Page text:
Althea Kratz Hottel, 1907-2000
One of Penn's great pioneers in women's education, Dr. Althea Kratz Hottel, the first Dean of Women, died on January 6 at the age of 92. Dr. Hottel took her B.S. in education at Penn in 1929 and then became a social science teacher in Wilmington. From 1930 until 1933, she worked in the social services department of Graduate Hospital. She returned to Penn for a master's degree in sociology, earning her M.A. in 1934. After serving as dean of instruction at Queen's College in Charlotte, N.C. from 1935-36, she returned to Penn in 1936 as dean of women and an instructor in sociology. In 1940 she earned her Ph.D. in sociology at Penn.
During World War II, Dr. Hottel was the chairman of the Operating Committee of the War Job Information Center for Women in Philadelphia, 1942-46. Dr. Hottel was active in many professional organizations. She was the vice president and then president of the Pennsylvania Association of Deans of Women. She was also actively involved in the National Association of Deans of Women as well as on the board of directors (1938-44) and then president of the Philadelphia Branch of the American Association of University Women, (1944 -1946). As the national president of the AAUW, she led the fight to eliminate racial discrimination in the association. When the Washington branch took a case to court, the national association subsequently lost the case and appeal but at the Seattle Convention in 1949, the association voted 2,168 to 65 to change the national bylaws. Applicants to any branch of the organization would no longer be refused admission for racial, religious or political reasons, as of 1949; all women eligible for admission were to be admitted.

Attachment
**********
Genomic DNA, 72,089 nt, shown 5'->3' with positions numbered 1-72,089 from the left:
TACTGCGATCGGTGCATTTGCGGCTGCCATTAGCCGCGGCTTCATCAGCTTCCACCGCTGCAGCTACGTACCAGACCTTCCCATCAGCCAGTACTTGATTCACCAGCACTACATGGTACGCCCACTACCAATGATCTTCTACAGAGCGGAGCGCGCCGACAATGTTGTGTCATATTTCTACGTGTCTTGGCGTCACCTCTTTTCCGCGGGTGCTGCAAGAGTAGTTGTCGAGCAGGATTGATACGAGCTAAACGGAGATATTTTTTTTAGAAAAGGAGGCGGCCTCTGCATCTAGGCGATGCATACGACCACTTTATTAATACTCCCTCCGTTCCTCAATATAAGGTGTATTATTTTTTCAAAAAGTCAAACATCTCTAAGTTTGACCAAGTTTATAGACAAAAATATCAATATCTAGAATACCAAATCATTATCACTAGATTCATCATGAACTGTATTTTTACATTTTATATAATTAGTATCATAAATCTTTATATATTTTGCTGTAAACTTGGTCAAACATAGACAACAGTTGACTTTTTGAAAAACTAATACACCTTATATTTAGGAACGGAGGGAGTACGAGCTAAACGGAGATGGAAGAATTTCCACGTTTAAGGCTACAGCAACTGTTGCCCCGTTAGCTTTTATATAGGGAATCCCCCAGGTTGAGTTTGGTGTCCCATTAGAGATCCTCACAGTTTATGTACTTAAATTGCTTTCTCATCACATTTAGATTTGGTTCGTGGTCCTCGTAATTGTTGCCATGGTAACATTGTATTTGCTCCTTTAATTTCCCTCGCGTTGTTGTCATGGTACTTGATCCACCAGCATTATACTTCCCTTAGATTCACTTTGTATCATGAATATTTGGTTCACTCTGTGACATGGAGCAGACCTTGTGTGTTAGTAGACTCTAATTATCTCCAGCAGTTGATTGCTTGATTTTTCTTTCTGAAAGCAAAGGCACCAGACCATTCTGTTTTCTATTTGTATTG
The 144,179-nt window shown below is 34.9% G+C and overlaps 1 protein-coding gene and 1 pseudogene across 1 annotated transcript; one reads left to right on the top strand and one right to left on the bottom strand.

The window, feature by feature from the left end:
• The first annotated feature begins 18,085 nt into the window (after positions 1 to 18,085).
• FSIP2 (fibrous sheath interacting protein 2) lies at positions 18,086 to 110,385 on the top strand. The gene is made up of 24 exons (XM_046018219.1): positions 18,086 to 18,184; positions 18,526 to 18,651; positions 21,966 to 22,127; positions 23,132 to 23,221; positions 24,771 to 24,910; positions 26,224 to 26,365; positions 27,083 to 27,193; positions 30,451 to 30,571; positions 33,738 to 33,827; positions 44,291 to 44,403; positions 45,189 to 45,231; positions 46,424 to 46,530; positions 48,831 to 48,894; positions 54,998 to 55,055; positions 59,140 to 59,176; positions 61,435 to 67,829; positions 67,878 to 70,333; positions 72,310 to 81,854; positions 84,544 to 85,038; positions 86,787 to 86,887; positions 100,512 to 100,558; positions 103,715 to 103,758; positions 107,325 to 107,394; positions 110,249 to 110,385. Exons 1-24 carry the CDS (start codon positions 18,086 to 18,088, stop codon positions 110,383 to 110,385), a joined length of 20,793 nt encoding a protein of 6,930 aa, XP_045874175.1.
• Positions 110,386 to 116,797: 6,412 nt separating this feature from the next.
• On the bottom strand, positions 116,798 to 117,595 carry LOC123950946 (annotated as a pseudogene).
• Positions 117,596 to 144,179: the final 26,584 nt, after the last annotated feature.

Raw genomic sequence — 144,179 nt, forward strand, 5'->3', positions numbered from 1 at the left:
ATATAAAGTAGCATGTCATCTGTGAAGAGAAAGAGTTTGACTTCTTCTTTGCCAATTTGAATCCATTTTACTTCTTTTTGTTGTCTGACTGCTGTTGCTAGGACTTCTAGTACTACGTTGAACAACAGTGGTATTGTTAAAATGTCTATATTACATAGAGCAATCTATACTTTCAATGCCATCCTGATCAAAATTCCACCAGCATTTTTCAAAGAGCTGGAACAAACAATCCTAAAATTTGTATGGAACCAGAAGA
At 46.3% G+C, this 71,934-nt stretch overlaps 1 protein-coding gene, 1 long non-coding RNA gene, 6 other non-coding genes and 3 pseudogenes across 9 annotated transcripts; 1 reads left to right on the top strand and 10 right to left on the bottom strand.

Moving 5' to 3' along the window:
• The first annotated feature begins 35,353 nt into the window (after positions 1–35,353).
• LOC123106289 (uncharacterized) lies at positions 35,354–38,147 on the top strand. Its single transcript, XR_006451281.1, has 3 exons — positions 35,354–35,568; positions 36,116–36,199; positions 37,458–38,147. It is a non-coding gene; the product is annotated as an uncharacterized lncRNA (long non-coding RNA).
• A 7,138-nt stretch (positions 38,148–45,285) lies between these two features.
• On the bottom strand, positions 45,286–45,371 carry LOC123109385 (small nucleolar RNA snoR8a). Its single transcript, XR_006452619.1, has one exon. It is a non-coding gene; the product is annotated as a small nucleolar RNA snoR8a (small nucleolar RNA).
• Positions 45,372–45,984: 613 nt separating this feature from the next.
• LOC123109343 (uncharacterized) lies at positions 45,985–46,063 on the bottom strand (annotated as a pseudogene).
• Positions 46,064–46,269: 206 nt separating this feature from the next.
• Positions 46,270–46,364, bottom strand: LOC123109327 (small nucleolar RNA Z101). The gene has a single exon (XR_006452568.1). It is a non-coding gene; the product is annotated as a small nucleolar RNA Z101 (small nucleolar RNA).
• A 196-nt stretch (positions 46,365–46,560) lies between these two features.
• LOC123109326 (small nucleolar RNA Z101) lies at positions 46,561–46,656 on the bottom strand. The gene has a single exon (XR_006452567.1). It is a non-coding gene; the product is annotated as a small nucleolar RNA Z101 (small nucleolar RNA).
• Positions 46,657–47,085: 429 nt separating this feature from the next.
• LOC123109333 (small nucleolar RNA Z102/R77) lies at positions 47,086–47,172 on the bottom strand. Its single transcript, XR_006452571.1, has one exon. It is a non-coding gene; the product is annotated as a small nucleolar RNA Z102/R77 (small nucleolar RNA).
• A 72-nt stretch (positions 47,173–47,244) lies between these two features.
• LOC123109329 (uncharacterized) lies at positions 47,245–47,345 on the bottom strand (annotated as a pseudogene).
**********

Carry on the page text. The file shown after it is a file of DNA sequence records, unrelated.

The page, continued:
Dr. Hottel served as Dean of Women until her retirement in 1959 at which time The Althea K. Hottel Award was established to honor "intellectual competence, commitment to ideals and principles, and loyalty to the University of Pennsylvania," as the first honors among senior women given on Ivy Day.
The Trustees of the University also honored Dr. Hottel; on June 10, 1959 they conferred an honorary degree of Doctor of Laws, which read:
Thirty years ago, as your undergraduate career at Pennsylvania was drawing to an illustrious close, your professors described you as a leader with excellent judgment. . . possessing a good mind and boundless energy . . .who would be highly successful in whatever held your interest. That this considered judgment has indeed been fulfilled is to be seen in the vast array of distinguished endeavors which have felt your influence.
You are the worthy confidante of countless alumnae of this University, a vigorous advocate of women's useful role throughout society, the ardent foe of social ills in every form, the esteemed colleague of the men who have been exposed to your keen perception, and a harmonizing agent, in the council of the nations. Truly it can be said that there have been many windows in your life and that your native gift for the art of human hospitality has kept you ever in the "living room of life."
Today, your Alma Mater desires to confer upon you a degree for which your service in the broad realm of education has eminently qualified you.
Dr. Hottel served on the Board of Trustees of the University from 1959 until 1969. Dr. Hottel's involvement extended beyond the boundaries of the University: she was also on the boards of Women's Medical College of Pennsylvania, Beaver College, the Baldwin School, the World Affairs Council, the Philadelphia Award and the Metropolitan Y.W.C.A.